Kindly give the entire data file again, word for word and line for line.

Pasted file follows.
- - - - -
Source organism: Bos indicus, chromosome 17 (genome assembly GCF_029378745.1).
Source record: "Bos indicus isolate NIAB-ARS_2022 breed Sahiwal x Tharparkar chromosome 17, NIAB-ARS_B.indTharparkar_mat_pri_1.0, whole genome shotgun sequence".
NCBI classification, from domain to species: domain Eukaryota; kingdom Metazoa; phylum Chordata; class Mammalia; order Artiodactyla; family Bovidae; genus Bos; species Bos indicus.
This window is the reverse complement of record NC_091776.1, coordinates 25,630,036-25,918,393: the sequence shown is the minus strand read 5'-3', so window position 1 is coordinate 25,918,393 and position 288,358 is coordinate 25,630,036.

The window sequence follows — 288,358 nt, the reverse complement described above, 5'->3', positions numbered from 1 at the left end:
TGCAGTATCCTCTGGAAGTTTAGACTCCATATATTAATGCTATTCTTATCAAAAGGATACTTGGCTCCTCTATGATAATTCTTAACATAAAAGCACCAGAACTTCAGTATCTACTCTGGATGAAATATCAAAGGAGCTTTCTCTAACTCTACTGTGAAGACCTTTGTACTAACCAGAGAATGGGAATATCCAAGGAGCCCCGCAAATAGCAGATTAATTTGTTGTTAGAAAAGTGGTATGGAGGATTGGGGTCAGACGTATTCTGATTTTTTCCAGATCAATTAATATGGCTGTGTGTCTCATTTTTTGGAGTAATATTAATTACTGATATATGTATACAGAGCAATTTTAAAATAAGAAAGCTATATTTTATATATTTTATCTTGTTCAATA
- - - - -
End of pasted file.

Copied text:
Source organism: Bos indicus, chromosome 17 (genome assembly GCF_029378745.1).
Source record: "Bos indicus isolate NIAB-ARS_2022 breed Sahiwal x Tharparkar chromosome 17, NIAB-ARS_B.indTharparkar_mat_pri_1.0, whole genome shotgun sequence".
NCBI classification, from domain to species: domain Eukaryota; kingdom Metazoa; phylum Chordata; class Mammalia; order Artiodactyla; family Bovidae; genus Bos; species Bos indicus.
This window is the reverse complement of record NC_091776.1, coordinates 25,630,036-25,918,393: the sequence shown is the minus strand read 5'-3', so window position 1 is coordinate 25,918,393 and position 288,358 is coordinate 25,630,036.

The window sequence follows — 288,358 nt, the reverse complement described above, 5'->3', positions numbered from 1 at the left end:
TGCAGTATCCTCTGGAAGTTTAGACTCCATATATTAATGCTATTCTTATCAAAAGGATACTTGGCTCCTCTATGATAATTCTTAACATAAAAGCACCAGAACTTCAGTATCTACTCTGGATGAAATATCAAAGGAGCTTTCTCTAACTCTACTGTGAAGACCTTTGTACTAACCAGAGAATGGGAATATCCAAGGAGCCCCGCAAATAGCAGATTAATTTGTTGTTAGAAAAGTGGTATGGAGGATTGGGGTCAGACGTATTCTGATTTTTTCCAGATCAATTAATATGGCTGTGTGTCTCATTTTTTGGAGTAATATTAATTACTGATATATGTATACAGAGCAATTTTAAAATAAGAAAGCTATATTTTATATATTTTATCTTGTTCAATA